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BMC Pediatrics

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The experiences, unmet needs and outcomes of parents of severely injured children: a longitudinal mixed methods study protocol

BMC PediatricsBMC series – open, inclusive and trusted201616:152

https://doi.org/10.1186/s12887-016-0693-8

Received: 17 March 2016

Accepted: 31 August 2016

Published: 6 September 2016

Abstract

Background

Being the parent of a severely injured child involves many stressors throughout the trauma journey. Internationally, little is known about the experiences or levels of emotional distress, parenting stress, quality of life, and resilience for parents of injured children. The aim of this study is to investigate the experiences, unmet needs and outcomes of parents of physically injured children 0–12 years over the 2 year period following injury.

Methods/design

This is a prospective longitudinal study using an embedded mixed methods design. This design has a primary qualitative strand which incorporates supplementary quantitative data on child quality of life, and parental quality of life, parenting stress, emotional distress, and resilience at four time points; the acute hospitalisation phase, and at 6, 12 and 24 months following injury. The primary sample are parents of injured children 0–12 years hospitalised in the Australian states of New South Wales, Queensland, Victoria and South Australia. Primary data sources are child and parent demographic data; survey data; and semi-structured interview data across a 24 month period.

Discussion

This study aims to address the existing gap in knowledge on the experiences and unmet support needs of parents in the 2 years following child injury to provide guidance for care provision for these families. There is a lack of evidence-based recommendations for supporting parents and families of injured children and strengthening their capacity to address the challenges they face.

Keywords

ParentsChildrenFamilyTraumaResiliencePsychological distressInjuryMixed MethodsLongitudinal

Background

Being the parent of a physically injured child involves many stressors throughout the trauma journey, including witnessing the pain, fear and often shocking physical changes in their child, seeing other injured children in hospital, and being under constant pressure to make difficult and traumatic decisions [13]. In the first days after their child’s injury, parental anxiety can be elevated to near panic levels [4], and more than 60 % of parents of children hospitalised after serious injury can meet the criteria for Acute Stress Disorder [5].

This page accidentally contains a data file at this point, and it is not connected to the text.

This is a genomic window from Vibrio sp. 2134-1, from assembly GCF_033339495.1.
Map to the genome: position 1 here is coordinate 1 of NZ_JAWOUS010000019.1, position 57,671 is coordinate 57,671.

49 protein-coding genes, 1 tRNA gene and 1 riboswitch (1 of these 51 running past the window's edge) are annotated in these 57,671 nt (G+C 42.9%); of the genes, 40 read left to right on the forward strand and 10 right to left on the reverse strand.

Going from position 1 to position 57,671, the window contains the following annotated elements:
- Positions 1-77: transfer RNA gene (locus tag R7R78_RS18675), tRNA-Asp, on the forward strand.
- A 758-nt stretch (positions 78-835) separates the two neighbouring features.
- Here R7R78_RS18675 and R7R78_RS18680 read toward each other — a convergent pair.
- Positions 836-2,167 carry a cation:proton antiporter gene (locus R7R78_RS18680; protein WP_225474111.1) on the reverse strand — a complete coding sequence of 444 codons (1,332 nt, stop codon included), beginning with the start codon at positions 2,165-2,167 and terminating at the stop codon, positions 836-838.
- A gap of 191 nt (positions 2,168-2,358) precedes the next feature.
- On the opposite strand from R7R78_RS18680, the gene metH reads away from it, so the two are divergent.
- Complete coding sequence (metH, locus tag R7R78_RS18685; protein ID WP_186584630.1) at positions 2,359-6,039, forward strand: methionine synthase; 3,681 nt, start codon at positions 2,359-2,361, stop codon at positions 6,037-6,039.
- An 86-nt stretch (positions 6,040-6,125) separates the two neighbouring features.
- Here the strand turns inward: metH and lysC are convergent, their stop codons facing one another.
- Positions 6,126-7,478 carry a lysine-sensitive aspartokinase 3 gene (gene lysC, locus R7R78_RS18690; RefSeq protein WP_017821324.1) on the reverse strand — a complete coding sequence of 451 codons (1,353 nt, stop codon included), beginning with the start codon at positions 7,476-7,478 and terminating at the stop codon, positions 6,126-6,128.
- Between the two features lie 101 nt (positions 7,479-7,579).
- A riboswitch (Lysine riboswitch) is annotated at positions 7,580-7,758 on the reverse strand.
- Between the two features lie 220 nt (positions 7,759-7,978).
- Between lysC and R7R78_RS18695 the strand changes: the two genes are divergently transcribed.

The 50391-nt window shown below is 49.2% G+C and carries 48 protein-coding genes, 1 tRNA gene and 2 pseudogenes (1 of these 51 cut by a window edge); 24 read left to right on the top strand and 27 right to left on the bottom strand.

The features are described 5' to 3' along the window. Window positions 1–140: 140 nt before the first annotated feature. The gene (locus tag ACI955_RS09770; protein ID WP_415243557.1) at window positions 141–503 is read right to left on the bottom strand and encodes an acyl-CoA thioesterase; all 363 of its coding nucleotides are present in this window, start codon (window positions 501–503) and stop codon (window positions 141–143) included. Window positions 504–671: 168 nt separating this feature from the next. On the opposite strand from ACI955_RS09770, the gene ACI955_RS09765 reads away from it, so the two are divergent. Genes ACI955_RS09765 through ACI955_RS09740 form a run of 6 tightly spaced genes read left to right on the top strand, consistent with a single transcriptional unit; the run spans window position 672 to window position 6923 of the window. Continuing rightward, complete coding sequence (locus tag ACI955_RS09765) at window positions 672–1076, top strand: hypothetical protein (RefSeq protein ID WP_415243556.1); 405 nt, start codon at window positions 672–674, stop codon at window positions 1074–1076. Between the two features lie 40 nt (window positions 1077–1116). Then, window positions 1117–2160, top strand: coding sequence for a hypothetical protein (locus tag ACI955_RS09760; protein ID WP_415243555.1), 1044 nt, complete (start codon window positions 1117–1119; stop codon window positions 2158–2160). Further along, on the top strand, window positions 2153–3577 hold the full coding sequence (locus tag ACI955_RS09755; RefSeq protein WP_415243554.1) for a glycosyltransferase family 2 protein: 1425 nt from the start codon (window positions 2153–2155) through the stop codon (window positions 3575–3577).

After the initial injury crisis passes, parents need to come to terms with the longer term implications of their child’s injury and learn about their care needs. During this time, parents experience emotions ranging from sadness and loneliness to feelings of shock, grief, guilt and helplessness [68]. Around 20–40 % of parents are at risk of developing depression or anxiety after the injury [9]. Parents without the skills or support to manage these emotions are at clear risk of psychological distress. While it depends on the type and severity of the injury, research has identified that around 10–30 % of parents of critically injured children develop post-traumatic stress disorder (PTSD) after their child’s injury [6, 10, 11]. Research has also found that 20–40 % of parents are at risk of developing depression or anxiety after the injury [10].

The entire family can be severely impacted by a child’s injury [10] and parents’ relationships are also placed under strain [10, 11]. Children depend on their parents to take care of their physical, emotional, and practical needs. A parent’s ability to cope with the stress associated with the child’s injury can affect the quality of life of their children and all members of the family [12]. It has also been reported that serious injury in a child can have a negative impact on family dynamics [10] and can threaten the wellbeing of the entire family unit [13, 14]. Despite the common assumption that this stress can cause divorce, parents’ relationships can also be remarkably resilient when supported well, with reports that a child’s serious injury does not always lead to problems in marital adjustment and family functioning [15, 9, 16].

From an Australian perspective, little is known about the experiences or levels of emotional distress, parenting stress, quality of life, and resilience for parents of injured children. There is a subsequent lack of evidence-based recommendations or solutions for supporting parents and families of injured children and strengthening their capacity to address the challenges they face. A consensus meeting of European trauma experts on quality of life after multiple trauma [17] indicated the assessment of long-term outcomes should take place at 2 years post-injury, with interim assessments recommended during this time.

This study aims to investigate the experiences, unmet needs and outcomes of parents of severely injured children 0–12 years over the 2 year period following injury. More specifically the study aims to:
  1. 1.